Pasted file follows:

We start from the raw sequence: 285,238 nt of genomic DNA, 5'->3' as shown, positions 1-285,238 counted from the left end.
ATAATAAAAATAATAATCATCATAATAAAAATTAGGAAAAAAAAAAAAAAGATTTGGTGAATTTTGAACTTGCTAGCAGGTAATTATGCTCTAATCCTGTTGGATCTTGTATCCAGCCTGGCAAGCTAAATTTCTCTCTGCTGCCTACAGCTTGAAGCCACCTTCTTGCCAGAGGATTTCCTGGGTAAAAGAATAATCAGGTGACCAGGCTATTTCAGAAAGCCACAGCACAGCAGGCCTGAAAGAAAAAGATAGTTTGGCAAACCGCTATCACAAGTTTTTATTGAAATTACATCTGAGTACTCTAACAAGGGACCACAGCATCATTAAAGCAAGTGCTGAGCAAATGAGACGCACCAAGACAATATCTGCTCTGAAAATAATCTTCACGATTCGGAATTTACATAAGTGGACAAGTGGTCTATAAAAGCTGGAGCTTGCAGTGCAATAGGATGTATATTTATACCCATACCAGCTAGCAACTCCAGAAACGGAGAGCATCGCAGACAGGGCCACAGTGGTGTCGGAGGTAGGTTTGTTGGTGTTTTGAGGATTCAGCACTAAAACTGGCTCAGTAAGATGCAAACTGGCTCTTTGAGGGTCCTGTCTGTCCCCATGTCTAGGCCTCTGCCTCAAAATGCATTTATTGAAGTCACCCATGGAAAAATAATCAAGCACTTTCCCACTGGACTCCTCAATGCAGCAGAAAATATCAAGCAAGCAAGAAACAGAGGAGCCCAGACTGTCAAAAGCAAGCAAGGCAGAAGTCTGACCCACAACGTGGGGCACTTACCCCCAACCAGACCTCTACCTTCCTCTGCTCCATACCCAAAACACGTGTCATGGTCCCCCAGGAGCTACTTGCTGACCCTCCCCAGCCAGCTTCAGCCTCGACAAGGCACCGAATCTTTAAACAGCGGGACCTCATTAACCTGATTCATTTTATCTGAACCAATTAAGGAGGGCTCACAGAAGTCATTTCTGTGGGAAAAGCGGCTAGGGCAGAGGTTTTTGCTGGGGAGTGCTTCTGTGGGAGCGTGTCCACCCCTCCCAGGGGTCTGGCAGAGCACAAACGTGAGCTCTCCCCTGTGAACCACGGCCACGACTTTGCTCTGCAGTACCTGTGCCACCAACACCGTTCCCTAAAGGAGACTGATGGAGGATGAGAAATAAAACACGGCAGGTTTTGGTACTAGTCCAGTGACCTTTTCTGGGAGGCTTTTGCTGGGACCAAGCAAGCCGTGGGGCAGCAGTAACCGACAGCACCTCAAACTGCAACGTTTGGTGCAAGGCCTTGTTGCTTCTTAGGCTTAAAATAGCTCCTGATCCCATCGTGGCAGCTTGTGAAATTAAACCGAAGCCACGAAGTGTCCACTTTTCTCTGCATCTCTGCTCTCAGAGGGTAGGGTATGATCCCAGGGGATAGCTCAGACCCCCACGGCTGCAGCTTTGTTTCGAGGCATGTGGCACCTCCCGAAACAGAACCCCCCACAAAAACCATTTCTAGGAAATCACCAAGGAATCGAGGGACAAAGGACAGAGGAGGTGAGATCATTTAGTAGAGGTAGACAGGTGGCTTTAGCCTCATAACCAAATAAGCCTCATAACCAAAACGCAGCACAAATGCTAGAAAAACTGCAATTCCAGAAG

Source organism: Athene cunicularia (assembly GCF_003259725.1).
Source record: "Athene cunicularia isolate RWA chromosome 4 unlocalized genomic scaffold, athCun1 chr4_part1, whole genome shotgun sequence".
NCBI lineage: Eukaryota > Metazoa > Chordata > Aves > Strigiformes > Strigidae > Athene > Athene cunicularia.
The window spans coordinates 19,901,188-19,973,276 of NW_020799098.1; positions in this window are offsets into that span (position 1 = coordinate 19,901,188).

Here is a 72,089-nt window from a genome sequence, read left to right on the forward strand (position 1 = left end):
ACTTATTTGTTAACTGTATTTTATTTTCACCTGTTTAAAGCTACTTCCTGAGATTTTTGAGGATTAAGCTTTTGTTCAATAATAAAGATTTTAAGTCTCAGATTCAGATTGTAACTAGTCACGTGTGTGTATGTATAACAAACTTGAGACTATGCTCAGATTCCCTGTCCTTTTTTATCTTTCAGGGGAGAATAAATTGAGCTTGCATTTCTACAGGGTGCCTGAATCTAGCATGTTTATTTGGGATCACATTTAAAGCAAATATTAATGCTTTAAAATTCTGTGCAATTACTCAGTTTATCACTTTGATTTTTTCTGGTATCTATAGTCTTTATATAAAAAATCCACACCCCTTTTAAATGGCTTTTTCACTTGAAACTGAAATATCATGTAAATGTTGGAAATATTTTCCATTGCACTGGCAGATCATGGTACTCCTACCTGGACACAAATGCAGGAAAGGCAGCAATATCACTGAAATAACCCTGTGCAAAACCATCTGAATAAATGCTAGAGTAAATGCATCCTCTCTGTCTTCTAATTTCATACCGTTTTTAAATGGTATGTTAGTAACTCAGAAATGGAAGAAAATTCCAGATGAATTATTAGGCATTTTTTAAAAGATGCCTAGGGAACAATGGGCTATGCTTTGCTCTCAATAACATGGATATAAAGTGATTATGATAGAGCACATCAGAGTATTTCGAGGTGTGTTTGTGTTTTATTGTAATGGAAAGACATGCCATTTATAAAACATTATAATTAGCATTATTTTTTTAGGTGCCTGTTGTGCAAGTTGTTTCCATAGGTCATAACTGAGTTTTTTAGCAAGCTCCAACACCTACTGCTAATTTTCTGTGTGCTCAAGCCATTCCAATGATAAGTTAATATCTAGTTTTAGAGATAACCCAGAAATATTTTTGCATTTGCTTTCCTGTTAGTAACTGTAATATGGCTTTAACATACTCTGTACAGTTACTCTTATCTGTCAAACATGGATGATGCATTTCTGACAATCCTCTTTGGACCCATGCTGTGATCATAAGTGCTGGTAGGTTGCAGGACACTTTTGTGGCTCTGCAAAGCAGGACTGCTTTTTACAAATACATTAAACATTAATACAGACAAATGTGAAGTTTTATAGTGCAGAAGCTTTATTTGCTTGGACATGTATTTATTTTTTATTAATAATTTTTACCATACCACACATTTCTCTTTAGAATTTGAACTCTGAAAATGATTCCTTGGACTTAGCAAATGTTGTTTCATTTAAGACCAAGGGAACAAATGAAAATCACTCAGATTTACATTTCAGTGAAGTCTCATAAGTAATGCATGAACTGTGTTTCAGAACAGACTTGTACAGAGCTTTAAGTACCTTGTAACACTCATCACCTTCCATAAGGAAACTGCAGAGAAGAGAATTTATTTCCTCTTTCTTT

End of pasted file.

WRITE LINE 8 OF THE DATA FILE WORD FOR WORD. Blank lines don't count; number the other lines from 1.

ACTTATTTGTTAACTGTATTTTATTTTCACCTGTTTAAAGCTACTTCCTGAGATTTTTGAGGATTAAGCTTTTGTTCAATAATAAAGATTTTAAGTCTCAGATTCAGATTGTAACTAGTCACGTGTGTGTATGTATAACAAACTTGAGACTATGCTCAGATTCCCTGTCCTTTTTTATCTTTCAGGGGAGAATAAATTGAGCTTGCATTTCTACAGGGTGCCTGAATCTAGCATGTTTATTTGGGATCACATTTAAAGCAAATATTAATGCTTTAAAATTCTGTGCAATTACTCAGTTTATCACTTTGATTTTTTCTGGTATCTATAGTCTTTATATAAAAAATCCACACCCCTTTTAAATGGCTTTTTCACTTGAAACTGAAATATCATGTAAATGTTGGAAATATTTTCCATTGCACTGGCAGATCATGGTACTCCTACCTGGACACAAATGCAGGAAAGGCAGCAATATCACTGAAATAACCCTGTGCAAAACCATCTGAATAAATGCTAGAGTAAATGCATCCTCTCTGTCTTCTAATTTCATACCGTTTTTAAATGGTATGTTAGTAACTCAGAAATGGAAGAAAATTCCAGATGAATTATTAGGCATTTTTTAAAAGATGCCTAGGGAACAATGGGCTATGCTTTGCTCTCAATAACATGGATATAAAGTGATTATGATAGAGCACATCAGAGTATTTCGAGGTGTGTTTGTGTTTTATTGTAATGGAAAGACATGCCATTTATAAAACATTATAATTAGCATTATTTTTTTAGGTGCCTGTTGTGCAAGTTGTTTCCATAGGTCATAACTGAGTTTTTTAGCAAGCTCCAACACCTACTGCTAATTTTCTGTGTGCTCAAGCCATTCCAATGATAAGTTAATATCTAGTTTTAGAGATAACCCAGAAATATTTTTGCATTTGCTTTCCTGTTAGTAACTGTAATATGGCTTTAACATACTCTGTACAGTTACTCTTATCTGTCAAACATGGATGATGCATTTCTGACAATCCTCTTTGGACCCATGCTGTGATCATAAGTGCTGGTAGGTTGCAGGACACTTTTGTGGCTCTGCAAAGCAGGACTGCTTTTTACAAATACATTAAACATTAATACAGACAAATGTGAAGTTTTATAGTGCAGAAGCTTTATTTGCTTGGACATGTATTTATTTTTTATTAATAATTTTTACCATACCACACATTTCTCTTTAGAATTTGAACTCTGAAAATGATTCCTTGGACTTAGCAAATGTTGTTTCATTTAAGACCAAGGGAACAAATGAAAATCACTCAGATTTACATTTCAGTGAAGTCTCATAAGTAATGCATGAACTGTGTTTCAGAACAGACTTGTACAGAGCTTTAAGTACCTTGTAACACTCATCACCTTCCATAAGGAAACTGCAGAGAAGAGAATTTATTTCCTCTTTCTTT